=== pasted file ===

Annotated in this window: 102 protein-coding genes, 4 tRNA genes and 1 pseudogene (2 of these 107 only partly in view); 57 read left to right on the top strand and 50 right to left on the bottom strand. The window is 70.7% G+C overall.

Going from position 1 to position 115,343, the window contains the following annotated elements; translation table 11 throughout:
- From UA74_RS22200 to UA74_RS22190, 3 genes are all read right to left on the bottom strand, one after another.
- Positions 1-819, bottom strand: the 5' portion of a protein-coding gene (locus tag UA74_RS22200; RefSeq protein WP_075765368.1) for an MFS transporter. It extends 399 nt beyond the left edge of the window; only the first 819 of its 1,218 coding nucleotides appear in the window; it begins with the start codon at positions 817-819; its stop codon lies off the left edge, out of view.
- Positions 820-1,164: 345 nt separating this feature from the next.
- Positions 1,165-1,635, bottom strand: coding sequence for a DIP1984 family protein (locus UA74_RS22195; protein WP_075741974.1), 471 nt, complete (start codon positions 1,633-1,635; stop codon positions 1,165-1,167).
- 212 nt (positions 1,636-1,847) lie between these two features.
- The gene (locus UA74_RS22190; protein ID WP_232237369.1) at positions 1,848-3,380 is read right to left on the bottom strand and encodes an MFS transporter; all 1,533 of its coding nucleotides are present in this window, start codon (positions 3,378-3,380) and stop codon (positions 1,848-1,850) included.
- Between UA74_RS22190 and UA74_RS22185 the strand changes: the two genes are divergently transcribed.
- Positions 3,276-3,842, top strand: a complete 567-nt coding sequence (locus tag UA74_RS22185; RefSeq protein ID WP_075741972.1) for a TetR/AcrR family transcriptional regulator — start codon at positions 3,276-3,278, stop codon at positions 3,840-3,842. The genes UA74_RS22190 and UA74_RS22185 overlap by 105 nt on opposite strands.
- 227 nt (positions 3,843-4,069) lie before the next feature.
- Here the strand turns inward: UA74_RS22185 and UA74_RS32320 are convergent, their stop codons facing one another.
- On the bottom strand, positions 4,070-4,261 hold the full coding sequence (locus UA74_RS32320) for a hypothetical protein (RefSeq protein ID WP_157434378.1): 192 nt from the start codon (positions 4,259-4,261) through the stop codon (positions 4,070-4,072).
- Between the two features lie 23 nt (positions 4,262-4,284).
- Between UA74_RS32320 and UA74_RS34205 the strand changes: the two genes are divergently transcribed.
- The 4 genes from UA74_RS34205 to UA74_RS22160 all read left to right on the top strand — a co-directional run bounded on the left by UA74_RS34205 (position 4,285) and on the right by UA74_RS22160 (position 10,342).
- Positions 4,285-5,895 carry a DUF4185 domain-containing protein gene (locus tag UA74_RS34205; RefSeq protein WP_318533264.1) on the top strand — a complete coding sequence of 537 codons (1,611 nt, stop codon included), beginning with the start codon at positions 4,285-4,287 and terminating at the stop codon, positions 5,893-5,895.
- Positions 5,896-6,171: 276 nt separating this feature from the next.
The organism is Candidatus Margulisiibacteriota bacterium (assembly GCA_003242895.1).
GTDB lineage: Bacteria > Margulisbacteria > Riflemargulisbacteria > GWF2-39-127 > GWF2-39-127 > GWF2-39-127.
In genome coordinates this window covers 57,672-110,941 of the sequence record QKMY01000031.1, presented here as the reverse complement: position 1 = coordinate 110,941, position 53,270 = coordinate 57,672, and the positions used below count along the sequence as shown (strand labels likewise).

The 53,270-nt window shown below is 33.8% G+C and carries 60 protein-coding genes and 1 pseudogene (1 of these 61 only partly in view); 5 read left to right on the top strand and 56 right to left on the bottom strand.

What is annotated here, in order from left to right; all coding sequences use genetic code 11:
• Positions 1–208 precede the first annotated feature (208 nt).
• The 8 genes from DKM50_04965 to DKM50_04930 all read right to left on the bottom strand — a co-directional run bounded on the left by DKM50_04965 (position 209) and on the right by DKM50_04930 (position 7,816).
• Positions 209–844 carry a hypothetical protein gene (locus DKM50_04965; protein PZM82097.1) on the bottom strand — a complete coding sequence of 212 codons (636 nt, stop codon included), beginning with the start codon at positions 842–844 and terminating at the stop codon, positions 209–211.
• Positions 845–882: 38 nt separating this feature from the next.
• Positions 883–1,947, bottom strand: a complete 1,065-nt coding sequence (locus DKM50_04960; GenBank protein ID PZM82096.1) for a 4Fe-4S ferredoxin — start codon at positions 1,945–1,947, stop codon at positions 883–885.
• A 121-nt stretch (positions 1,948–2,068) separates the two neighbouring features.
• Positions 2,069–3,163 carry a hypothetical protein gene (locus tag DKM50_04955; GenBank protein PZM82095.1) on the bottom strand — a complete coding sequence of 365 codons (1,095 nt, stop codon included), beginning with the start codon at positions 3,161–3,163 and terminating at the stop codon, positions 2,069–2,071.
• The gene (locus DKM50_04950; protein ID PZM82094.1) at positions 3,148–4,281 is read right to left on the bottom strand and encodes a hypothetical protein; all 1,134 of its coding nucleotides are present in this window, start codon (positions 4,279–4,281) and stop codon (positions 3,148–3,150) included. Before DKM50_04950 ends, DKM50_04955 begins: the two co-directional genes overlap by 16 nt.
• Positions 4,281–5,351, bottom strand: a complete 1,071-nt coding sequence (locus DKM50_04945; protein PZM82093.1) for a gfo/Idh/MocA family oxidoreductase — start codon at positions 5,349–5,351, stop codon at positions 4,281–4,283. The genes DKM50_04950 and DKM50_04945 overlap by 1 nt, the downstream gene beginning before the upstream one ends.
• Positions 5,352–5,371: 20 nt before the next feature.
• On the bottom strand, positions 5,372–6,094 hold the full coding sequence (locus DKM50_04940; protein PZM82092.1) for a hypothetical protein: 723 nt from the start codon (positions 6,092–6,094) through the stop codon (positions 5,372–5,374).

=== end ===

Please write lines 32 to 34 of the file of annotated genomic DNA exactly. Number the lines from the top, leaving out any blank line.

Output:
• Positions 4,281–5,351, bottom strand: a complete 1,071-nt coding sequence (locus DKM50_04945; protein PZM82093.1) for a gfo/Idh/MocA family oxidoreductase — start codon at positions 5,349–5,351, stop codon at positions 4,281–4,283. The genes DKM50_04950 and DKM50_04945 overlap by 1 nt, the downstream gene beginning before the upstream one ends.
• Positions 5,352–5,371: 20 nt before the next feature.
• On the bottom strand, positions 5,372–6,094 hold the full coding sequence (locus DKM50_04940; protein PZM82092.1) for a hypothetical protein: 723 nt from the start codon (positions 6,092–6,094) through the stop codon (positions 5,372–5,374).